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‘We’re going to go strongly to new highs in Q4’: Heritage Capital President

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Paul Schatz, Heritage Capital President, joins Yahoo Finance to discuss the latest market moves, fourth quarter expectations, and outlook on the debt ceiling.

Video Transcript

ALEXIS CHRISTOFOROUS: Want to get back to the markets now and bring in Paul Schatz, President at Heritage Capital. Paul, good to see you again. What do you make of the market activity so far this week? I mean, the fact that we're not actually building on yesterday's losses, that has to be a positive, right?

PAUL SCHATZ: Good afternoon. Good to see you. I don't think I would say it's necessarily a positive. I think this is part of what I'll call the bottoming process. Look, we haven't had even a 5% pullback, Alexis, since October of last year. It's going to be a year. So, I keep saying, I keep writing about it, this feels a lot worse than it actually is because we haven't had much volatility since last October and then last September. I think we're in that process. We're going to be down 5%, I think, maybe on a closing basis, maybe it happens by early mid next week. But remember, all the reasons why we're going down, nothing is new, right?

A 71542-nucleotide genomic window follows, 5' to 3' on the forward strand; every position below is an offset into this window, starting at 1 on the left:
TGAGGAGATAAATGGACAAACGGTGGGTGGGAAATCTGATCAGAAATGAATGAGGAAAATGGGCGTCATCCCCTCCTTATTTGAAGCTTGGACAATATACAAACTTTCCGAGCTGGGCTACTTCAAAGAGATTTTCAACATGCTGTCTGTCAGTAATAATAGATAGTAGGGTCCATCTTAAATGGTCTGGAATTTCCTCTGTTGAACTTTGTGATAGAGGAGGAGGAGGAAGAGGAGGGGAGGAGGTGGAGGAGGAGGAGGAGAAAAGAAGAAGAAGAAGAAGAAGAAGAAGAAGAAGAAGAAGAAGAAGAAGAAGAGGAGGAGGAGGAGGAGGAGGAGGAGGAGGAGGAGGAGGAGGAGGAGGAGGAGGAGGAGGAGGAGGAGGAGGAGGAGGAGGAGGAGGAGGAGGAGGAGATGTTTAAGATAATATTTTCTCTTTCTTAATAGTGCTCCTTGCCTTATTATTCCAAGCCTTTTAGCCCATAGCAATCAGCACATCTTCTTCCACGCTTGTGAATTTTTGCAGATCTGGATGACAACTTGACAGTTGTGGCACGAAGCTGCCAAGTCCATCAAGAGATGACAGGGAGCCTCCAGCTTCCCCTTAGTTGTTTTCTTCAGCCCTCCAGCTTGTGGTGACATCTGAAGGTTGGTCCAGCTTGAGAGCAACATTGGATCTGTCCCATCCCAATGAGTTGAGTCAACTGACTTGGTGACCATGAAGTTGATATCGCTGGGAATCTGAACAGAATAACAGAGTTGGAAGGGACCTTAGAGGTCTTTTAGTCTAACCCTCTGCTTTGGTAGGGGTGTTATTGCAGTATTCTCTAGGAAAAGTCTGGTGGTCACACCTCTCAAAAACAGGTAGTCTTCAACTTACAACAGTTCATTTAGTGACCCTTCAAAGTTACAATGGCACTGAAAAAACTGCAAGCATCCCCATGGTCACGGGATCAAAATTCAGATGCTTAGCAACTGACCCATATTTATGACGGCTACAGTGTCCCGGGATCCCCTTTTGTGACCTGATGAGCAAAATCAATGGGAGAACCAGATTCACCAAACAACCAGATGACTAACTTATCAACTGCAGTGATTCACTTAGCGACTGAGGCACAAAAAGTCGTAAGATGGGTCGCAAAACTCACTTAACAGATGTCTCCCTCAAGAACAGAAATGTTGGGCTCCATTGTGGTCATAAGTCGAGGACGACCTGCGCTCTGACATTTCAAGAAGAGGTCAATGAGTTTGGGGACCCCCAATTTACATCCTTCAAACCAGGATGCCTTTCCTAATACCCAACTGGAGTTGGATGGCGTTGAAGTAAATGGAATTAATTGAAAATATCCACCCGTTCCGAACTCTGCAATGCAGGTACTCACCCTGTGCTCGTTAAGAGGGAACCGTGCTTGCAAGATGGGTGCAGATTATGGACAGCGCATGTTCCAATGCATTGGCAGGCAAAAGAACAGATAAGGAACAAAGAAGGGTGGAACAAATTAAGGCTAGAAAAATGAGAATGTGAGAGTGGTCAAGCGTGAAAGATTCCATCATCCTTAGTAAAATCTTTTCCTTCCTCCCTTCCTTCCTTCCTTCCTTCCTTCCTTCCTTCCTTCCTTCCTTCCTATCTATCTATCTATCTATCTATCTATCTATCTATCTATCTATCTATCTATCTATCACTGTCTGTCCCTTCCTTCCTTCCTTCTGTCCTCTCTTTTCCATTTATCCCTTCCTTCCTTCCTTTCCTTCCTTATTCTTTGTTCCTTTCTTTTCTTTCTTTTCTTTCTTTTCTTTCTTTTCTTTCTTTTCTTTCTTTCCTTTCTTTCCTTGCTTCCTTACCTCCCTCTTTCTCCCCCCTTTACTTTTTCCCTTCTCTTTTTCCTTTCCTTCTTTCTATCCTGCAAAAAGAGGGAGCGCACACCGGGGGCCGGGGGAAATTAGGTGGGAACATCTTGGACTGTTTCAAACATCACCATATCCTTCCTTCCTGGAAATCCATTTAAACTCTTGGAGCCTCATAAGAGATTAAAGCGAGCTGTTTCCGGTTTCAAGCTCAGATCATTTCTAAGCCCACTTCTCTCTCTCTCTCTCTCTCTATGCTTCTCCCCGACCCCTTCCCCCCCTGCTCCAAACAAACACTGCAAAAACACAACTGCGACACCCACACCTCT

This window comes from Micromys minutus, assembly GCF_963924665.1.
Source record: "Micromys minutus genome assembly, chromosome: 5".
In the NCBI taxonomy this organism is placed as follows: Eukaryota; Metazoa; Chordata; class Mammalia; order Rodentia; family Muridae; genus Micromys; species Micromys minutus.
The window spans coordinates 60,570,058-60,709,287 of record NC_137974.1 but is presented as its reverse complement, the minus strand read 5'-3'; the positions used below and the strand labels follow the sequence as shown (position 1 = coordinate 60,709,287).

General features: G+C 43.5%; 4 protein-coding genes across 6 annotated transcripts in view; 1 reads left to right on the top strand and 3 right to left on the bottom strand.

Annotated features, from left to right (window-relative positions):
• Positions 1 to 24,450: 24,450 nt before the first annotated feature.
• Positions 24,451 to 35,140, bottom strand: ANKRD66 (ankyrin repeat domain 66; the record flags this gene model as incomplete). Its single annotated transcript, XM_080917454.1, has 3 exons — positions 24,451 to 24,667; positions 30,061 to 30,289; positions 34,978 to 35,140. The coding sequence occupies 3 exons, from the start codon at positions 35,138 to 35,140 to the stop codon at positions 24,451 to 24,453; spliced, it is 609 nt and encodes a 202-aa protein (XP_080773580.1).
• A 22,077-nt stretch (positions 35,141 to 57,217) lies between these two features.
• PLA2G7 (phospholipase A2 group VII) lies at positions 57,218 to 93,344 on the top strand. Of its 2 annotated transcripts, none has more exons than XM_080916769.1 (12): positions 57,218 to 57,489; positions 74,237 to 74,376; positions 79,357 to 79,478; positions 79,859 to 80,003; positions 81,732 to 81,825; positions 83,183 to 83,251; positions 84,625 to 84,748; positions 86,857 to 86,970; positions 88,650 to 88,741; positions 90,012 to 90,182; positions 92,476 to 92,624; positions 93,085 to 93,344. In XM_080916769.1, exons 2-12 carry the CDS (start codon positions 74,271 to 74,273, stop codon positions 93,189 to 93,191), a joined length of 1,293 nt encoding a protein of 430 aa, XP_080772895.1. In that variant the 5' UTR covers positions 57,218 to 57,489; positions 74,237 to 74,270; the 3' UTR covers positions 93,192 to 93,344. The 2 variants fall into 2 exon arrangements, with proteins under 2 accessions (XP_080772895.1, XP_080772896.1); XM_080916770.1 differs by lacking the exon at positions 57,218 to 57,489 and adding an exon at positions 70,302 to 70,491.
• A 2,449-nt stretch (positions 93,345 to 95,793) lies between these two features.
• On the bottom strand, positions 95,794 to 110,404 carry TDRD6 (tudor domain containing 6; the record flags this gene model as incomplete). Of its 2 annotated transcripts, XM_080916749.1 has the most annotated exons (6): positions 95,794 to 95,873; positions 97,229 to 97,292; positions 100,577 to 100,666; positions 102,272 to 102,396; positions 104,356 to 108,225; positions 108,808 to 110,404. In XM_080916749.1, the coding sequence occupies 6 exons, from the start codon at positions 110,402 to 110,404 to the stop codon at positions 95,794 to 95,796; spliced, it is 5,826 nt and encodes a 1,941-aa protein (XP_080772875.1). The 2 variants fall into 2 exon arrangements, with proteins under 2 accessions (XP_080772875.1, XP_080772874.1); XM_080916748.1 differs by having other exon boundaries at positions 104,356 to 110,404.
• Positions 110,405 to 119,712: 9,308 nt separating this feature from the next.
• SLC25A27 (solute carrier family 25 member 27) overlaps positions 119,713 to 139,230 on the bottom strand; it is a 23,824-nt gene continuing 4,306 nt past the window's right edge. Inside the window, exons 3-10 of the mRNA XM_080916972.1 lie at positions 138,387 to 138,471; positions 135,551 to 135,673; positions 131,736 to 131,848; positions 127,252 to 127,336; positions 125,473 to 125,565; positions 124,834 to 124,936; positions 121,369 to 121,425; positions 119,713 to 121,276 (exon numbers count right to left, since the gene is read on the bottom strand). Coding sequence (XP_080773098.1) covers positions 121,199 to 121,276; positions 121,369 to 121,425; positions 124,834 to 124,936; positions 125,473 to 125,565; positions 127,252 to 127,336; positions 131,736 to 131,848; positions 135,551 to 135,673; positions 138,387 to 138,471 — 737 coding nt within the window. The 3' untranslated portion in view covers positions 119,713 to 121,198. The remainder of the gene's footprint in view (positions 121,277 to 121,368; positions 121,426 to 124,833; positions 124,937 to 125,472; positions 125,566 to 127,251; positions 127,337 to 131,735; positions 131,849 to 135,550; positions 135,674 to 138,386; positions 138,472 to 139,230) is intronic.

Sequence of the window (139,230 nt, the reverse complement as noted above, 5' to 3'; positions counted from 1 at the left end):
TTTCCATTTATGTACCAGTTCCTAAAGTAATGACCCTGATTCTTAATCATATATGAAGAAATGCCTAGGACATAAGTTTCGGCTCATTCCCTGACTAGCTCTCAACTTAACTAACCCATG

You've got debt ceiling, and the government shutdown, and Evergrande, and inflation, all known things. None of these are going to befall the bull market or cause recession. These are short term. There's always some kind of short term thing the market focuses on to get a pullback going. We've got it. I think it's one you buy with both hands in the next week or so. And I think we're going to strongly to new highs in Q4.

ALEXIS CHRISTOFOROUS: Really? New highs in Q4? OK, so, what's going to take us there? Is it going to be tech turning it around? Is it going to be the reopening trade? What gets us there?

PAUL SCHATZ: Yes and yes. Couple of things. One, I think way too many people have gotten way too bearish on growth peaking, and lower than expected earnings, and GDP coming down. I think actually growth re-accelerates. I think you're going to get a shot of GDP to the upside. I think earnings are going to come in better than expected.